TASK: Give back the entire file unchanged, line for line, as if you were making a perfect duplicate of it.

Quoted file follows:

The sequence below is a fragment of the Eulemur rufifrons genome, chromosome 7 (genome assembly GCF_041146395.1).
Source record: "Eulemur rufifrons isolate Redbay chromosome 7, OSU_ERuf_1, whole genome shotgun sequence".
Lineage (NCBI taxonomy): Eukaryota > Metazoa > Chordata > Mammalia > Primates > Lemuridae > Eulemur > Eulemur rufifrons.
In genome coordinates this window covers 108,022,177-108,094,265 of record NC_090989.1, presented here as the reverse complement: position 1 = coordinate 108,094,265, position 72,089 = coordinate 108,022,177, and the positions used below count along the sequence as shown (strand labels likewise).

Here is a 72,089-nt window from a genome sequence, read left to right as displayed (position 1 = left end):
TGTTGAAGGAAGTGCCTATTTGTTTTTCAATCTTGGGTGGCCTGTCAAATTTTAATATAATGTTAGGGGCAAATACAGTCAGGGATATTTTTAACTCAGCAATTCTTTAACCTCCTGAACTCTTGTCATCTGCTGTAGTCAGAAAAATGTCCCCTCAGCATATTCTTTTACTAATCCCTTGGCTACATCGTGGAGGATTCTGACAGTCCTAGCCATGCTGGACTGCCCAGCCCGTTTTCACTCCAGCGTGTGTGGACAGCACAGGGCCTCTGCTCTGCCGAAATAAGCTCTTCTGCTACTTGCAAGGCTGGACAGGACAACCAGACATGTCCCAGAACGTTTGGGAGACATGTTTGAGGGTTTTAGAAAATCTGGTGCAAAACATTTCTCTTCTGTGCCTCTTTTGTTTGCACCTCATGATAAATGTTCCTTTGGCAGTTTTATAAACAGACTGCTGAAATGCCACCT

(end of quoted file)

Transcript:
The sequence below is a fragment of the Eulemur rufifrons genome, chromosome 7 (genome assembly GCF_041146395.1).
Source record: "Eulemur rufifrons isolate Redbay chromosome 7, OSU_ERuf_1, whole genome shotgun sequence".
Lineage (NCBI taxonomy): Eukaryota > Metazoa > Chordata > Mammalia > Primates > Lemuridae > Eulemur > Eulemur rufifrons.
In genome coordinates this window covers 108,022,177-108,094,265 of record NC_090989.1, presented here as the reverse complement: position 1 = coordinate 108,094,265, position 72,089 = coordinate 108,022,177, and the positions used below count along the sequence as shown (strand labels likewise).

Here is a 72,089-nt window from a genome sequence, read left to right as displayed (position 1 = left end):
TGTTGAAGGAAGTGCCTATTTGTTTTTCAATCTTGGGTGGCCTGTCAAATTTTAATATAATGTTAGGGGCAAATACAGTCAGGGATATTTTTAACTCAGCAATTCTTTAACCTCCTGAACTCTTGTCATCTGCTGTAGTCAGAAAAATGTCCCCTCAGCATATTCTTTTACTAATCCCTTGGCTACATCGTGGAGGATTCTGACAGTCCTAGCCATGCTGGACTGCCCAGCCCGTTTTCACTCCAGCGTGTGTGGACAGCACAGGGCCTCTGCTCTGCCGAAATAAGCTCTTCTGCTACTTGCAAGGCTGGACAGGACAACCAGACATGTCCCAGAACGTTTGGGAGACATGTTTGAGGGTTTTAGAAAATCTGGTGCAAAACATTTCTCTTCTGTGCCTCTTTTGTTTGCACCTCATGATAAATGTTCCTTTGGCAGTTTTATAAACAGACTGCTGAAATGCCACCT